The Stone Pony faces the beach in Asbury Park, NJ. A little bar in a little Jersey beach town. So simple, so beautiful. This is where it all began for Bruce Springsteen and the E Street Band a long time ago. The great Clarence Clemons, the band’s saxophonist, had died two weeks before. Pictures and posters and flowers lined the beach side wall of the Stone Pony on that cloudy Sunday afternoon in July. The Big Man, the big smile, the big sound – gone.
Further down the boardwalk stood a fortune-teller’s shop. “You know the cops finally busted Madam Marie for telling fortunes better than they do…” I wish I had been here forty years ago.
With the success of the Fox TV hit “Alcatraz,” I kept thinking of the tour I took to the real thing a few years back. The show has the authenticity: the set is eerily similar. The cell blocks and the small cramped cells, the prisoners wearing the denim shirts and pants and heavy blue jean jackets, the guards wearing those familiar dark uniforms with the old style cop hats.
On that chilly summer afternoon in San Francisco, I went for the headset and tape recorder “walking tour.” But once I hung out on the island for a while, I wanted to get out of there. Real bad. There’s a bad vibe there, believe me.
Sure, it’s interesting. I was stunned to learn of the massacre, the shoot-out and the escape attempt in the library back in the 1950s.I saw the cell for the Birdman of Alcatraz, made famous by Burt Lancaster in the film of the same name back in the 60s. I went into the kitchen—a small simple place. In one cell, a dummy prisoner with a wig lies in bed as the tape describes the escape attempt that was the basis for the Clint Eastwood movie, “Escape from Alcatraz.”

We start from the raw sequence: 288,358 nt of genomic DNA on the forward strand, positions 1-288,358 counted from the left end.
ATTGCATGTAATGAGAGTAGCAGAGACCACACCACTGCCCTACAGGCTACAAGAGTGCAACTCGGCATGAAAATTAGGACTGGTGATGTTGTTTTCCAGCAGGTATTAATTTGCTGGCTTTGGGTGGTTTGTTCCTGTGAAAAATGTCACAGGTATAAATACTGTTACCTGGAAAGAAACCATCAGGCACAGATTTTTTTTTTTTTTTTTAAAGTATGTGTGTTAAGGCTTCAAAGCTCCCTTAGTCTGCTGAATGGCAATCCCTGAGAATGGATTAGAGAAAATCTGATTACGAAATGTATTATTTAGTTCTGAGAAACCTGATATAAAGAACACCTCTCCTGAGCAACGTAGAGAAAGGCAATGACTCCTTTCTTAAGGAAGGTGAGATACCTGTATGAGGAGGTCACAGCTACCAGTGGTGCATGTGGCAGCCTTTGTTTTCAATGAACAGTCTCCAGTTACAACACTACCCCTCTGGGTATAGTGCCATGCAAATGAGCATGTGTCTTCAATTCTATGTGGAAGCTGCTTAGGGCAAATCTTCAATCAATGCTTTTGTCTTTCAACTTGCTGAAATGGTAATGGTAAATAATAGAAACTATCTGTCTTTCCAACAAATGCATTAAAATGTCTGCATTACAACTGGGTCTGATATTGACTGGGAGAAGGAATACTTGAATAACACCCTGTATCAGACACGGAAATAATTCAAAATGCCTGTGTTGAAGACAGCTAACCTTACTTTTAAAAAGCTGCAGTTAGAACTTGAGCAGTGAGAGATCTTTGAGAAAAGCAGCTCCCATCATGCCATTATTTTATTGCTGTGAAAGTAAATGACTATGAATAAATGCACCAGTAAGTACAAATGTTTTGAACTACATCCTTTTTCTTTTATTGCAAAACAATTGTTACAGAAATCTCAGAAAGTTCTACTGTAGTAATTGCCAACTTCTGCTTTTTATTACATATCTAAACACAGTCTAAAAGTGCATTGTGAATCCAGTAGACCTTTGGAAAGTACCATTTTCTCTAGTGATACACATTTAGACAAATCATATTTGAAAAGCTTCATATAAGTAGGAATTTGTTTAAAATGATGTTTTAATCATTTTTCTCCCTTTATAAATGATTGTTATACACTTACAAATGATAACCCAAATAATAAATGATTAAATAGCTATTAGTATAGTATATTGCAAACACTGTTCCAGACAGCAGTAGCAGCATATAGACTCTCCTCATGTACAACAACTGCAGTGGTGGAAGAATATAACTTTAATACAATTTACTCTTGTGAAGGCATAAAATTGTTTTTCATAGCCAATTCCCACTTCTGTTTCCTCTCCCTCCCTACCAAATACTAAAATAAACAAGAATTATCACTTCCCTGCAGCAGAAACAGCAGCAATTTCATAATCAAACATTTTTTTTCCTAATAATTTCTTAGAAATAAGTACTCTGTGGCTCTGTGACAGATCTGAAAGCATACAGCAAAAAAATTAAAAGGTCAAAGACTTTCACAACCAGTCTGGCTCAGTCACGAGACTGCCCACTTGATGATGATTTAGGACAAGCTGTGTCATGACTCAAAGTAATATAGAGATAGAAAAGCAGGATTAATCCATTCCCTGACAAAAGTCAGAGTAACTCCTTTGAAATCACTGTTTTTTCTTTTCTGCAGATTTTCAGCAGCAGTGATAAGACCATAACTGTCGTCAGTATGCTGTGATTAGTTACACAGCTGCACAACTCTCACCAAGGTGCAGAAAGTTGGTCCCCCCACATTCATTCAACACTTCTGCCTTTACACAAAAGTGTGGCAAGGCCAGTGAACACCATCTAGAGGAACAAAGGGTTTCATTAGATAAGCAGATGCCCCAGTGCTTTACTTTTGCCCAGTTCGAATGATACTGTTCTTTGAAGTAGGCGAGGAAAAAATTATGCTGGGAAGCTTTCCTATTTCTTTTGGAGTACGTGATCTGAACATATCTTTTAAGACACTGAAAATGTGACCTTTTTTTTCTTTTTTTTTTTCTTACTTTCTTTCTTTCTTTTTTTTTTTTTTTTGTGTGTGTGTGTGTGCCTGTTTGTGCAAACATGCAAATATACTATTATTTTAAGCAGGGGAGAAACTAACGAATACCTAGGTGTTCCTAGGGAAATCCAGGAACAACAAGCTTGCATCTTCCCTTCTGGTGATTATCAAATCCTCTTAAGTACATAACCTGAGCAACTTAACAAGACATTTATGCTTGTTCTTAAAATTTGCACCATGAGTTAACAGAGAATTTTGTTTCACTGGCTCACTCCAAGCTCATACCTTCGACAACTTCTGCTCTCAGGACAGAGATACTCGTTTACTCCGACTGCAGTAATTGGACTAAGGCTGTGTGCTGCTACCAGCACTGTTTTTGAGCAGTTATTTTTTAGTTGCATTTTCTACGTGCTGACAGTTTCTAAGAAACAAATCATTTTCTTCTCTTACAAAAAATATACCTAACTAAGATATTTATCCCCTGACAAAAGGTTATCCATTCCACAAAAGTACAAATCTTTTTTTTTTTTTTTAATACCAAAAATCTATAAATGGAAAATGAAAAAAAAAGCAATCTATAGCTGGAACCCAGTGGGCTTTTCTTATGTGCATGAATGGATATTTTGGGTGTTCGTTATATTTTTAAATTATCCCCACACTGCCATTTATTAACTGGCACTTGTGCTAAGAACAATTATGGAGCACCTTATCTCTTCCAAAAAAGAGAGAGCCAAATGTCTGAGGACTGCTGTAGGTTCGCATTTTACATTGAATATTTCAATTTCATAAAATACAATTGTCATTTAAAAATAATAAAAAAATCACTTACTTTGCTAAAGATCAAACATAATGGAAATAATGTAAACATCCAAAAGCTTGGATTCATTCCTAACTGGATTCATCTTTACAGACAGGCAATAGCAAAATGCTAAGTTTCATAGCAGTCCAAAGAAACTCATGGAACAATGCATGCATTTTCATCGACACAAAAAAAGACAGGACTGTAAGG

At the end of a hallway is a window that perfectly frames the San Francisco skyline a short distance away. You can hear people on party boats having a good time. What torture for the prisoners who lived there. Freedom – so close, yet so far away.
The tape ended. I walked around outside (another tribute to the show’s set: they’ve even got the steps outdoors perfectly matched to the real thing). The warden’s house is nothing but walls now. The landing dock is graffiti-covered with slogans from the American Indian takeover of the island back in the 1970s. The water laps up against the rocks, icey cold.